Government agency warns bank customers of malware that steals money

The malicious app disguises as Income Tax Department app and asks for personal details.   | Photo Credit: Special Arrangement

India's Computer Emergency Response Team (CERT-In) has issued an advisory to bank customers of an android malware that steals information and money.

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Called Drink, the new banking malware has evolved from a primitive SMS stealer in 2016 to a banking trojan that persuades users to enter sensitive banking information.

The attack campaign can effectively jeopardise security of sensitive customer data and lead to large scale attacks and financial fraud.

According to the country’s nodal agency for cybersecurity, customers of more than 27 Indian banks including major public and private sector banks have been targeted using this malware.

The malicious app disguises as Income Tax Department app and asks users for permissions to a user's SMS, call logs and contacts. If the user did not fill in information earlier, the same page is displayed on the app and asked to fill in to proceed.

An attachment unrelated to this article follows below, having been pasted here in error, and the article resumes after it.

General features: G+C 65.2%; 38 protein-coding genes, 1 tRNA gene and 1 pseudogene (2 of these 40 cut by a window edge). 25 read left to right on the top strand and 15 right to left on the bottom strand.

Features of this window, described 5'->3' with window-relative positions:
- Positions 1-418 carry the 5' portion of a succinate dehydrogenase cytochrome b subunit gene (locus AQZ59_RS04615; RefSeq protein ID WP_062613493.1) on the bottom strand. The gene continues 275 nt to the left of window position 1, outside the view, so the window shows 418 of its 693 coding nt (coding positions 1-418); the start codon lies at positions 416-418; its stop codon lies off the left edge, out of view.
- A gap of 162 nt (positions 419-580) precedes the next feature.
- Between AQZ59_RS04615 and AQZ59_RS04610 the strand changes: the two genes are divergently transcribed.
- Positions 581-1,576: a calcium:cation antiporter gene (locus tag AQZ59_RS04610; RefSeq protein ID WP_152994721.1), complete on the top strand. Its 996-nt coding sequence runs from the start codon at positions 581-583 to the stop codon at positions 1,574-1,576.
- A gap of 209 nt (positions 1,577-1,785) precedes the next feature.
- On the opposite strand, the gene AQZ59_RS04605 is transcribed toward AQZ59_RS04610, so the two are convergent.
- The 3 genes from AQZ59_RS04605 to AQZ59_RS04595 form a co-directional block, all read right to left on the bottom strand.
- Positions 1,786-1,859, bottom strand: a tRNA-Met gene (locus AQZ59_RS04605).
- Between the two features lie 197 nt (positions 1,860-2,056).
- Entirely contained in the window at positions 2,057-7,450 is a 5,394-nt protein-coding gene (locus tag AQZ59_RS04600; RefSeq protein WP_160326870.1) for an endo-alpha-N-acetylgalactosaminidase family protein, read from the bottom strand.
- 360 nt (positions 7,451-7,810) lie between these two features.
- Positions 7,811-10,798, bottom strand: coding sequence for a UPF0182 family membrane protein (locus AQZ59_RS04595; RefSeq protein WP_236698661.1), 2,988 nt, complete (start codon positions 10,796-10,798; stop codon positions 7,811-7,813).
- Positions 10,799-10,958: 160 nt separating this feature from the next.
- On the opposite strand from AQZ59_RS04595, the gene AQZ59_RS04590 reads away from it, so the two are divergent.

The information includes personal details like full name, PAN, Aadhar number, address, date of birth, mobile number, and email address. It also demands financial information in account number, IFS code, CIF number, debit card number, expiry date, CVV and PIN.

Once a user enters these details, the application states that a refund amount could be transferred to their account. When the user clicks on “Transfer”, the application shows an error and shows a fake update screen.

Meanwhile, the trojan sends the user’s details to the attacker who then uses the information to generate a bank-specific mobile banking screen and render it on the user’s device. The user is then asked to enter mobile banking details which are then captured by the attacker.

How to avoid falling victim to such an attack

In its advisory, CERT-in has advised users to limit their download sources to official app stores and review app details along with permissions that the app requests. It suggests that users install Android updates and patches and not click on suspicious website domains and URLs, and not to enter your critical information on any website without ensuring its legitimacy.

Customers should look for suspicious numbers that do not look like real mobile numbers as scammers hide behind email-to-text services to avoid revealing their actual phone number.

If any suspicious activity is observed in a user’s account, they should immediately report it to their respective bank.

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Printable version | Dec 8, 2021 10:32:17 PM |

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